You are responsible for your own academic success, so you need to schedule your vacations around relevant publication deadlines. For instance, if you are working on a SIGGRAPH project, it is probably not reasonable to take 10 days of vacation without working around the Winter break. Winter break and the SIGGRAPH deadline have unfortunately been a constant point of conflict for decades. In some cases working remotely is a possibility, but as above, you need to clear your vacation plans with me first.
As a general rule, I expect PhD students and Post-docs to do their work in the building/lab. Among other things, this makes it easier to have ad hoc face-to-face discussions, and improves the culture of the lab. In addition to meetings with me, you have labmates which can be an invaluable resource when you need to talk things through with someone. I understand that sometimes it is more convenient to work from home. That is OK from time to time, but you should inform me by email (note: it is not reasonable to work from home e.g. 3 out of 5 work days). Likewise, if you are sick, I wish you a speedy recover, but please email me to let me know you won’t be coming in.
Every PhD career is different, and there is no single right way to go about it, but here are a few guidelines for what I expect of a PhD student working with me.
In the Dartmouth system, the purpose of the first year is to do research with one or two faculty members with the goal of finding a permanent PhD advisor. In effect, it’s a time for both you and me to decide whether we can work effectively together. You will typically be put on a DF (Dartmouth Fellowship) during some or all of that time, which means you will additionally have TAing obligations. If you already know you want to work with me upon being admitted then you are ahead of the game. Ideally, you already have some domain knowledge to dive immediately into interesting research projects.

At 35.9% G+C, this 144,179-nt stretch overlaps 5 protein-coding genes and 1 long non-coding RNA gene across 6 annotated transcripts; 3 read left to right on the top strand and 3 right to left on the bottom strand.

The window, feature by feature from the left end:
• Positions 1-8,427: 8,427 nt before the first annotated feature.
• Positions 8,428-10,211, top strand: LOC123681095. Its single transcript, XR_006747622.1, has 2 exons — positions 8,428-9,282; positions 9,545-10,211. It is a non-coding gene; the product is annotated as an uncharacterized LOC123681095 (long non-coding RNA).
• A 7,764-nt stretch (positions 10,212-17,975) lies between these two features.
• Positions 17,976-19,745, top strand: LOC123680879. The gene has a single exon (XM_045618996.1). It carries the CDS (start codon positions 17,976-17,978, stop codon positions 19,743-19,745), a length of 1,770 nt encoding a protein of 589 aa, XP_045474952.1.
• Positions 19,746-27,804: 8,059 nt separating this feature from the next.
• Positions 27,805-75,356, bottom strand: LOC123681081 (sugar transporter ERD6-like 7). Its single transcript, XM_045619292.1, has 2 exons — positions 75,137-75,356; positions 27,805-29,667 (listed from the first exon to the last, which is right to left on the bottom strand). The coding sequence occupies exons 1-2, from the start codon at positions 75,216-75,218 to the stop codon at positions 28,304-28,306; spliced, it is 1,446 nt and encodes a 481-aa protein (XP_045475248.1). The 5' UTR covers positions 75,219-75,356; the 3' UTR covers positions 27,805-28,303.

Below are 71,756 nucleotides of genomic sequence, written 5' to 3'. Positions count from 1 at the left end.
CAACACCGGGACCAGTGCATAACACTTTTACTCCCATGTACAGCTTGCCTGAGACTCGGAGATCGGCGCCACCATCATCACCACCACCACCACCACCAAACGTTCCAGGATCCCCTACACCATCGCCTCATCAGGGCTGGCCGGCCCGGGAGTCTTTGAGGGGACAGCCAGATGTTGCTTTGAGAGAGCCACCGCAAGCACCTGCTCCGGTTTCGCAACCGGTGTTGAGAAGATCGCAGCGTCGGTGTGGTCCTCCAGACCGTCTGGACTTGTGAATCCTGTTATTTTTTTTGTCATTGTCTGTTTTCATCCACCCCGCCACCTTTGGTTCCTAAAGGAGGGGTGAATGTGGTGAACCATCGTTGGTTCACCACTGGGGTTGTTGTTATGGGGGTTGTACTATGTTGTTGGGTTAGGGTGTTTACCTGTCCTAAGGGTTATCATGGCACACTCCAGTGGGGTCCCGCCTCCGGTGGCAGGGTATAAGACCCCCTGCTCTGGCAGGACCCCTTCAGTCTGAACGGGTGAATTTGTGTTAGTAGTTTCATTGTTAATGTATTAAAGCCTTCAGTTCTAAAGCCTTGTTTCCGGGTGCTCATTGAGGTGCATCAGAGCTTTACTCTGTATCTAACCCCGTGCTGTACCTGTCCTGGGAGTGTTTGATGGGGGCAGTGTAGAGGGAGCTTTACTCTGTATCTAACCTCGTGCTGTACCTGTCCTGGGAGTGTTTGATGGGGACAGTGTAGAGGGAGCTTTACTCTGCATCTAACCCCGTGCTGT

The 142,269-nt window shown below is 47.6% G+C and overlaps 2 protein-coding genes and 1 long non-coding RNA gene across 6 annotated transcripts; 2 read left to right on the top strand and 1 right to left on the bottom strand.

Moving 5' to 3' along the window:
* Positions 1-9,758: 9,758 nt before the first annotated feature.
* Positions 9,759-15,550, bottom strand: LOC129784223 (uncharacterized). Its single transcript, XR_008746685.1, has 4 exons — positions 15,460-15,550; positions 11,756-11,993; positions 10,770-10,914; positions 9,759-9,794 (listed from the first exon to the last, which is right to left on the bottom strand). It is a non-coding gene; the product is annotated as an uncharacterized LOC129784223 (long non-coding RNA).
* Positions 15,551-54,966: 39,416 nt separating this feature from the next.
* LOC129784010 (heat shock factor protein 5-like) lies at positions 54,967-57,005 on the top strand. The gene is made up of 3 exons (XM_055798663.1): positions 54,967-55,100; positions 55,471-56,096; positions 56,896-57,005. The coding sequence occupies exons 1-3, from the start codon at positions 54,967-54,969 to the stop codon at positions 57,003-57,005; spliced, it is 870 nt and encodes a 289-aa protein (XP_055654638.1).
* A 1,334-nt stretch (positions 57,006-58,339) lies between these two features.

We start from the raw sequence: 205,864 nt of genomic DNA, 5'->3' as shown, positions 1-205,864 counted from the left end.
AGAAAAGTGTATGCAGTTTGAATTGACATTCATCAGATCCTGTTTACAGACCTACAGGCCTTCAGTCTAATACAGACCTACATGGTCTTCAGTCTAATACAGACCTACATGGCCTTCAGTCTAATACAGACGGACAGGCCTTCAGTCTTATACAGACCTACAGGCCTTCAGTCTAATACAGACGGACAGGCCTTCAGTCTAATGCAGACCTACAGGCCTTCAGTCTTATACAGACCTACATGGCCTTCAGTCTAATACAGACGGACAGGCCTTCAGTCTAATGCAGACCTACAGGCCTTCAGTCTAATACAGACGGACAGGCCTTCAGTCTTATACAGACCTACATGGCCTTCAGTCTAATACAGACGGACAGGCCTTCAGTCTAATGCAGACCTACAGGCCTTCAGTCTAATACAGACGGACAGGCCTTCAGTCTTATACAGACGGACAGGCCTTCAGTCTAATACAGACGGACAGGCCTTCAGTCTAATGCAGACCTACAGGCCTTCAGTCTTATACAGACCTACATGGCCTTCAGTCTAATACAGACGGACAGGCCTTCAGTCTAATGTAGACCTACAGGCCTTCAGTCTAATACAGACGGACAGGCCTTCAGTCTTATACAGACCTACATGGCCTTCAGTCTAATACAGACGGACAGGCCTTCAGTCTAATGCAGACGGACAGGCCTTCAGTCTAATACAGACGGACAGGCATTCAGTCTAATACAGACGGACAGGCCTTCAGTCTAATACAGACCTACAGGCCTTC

By the end of the first year, you should aim to make sufficient progress on a research project that it passes my threshold for submission to an international publication venue (whether it gets accepted is out of my control). If your research hasn’t reached that point, you should at the very least be able to convincingly describe a viable path towards a solution to an interesting research problem and a publication strategy.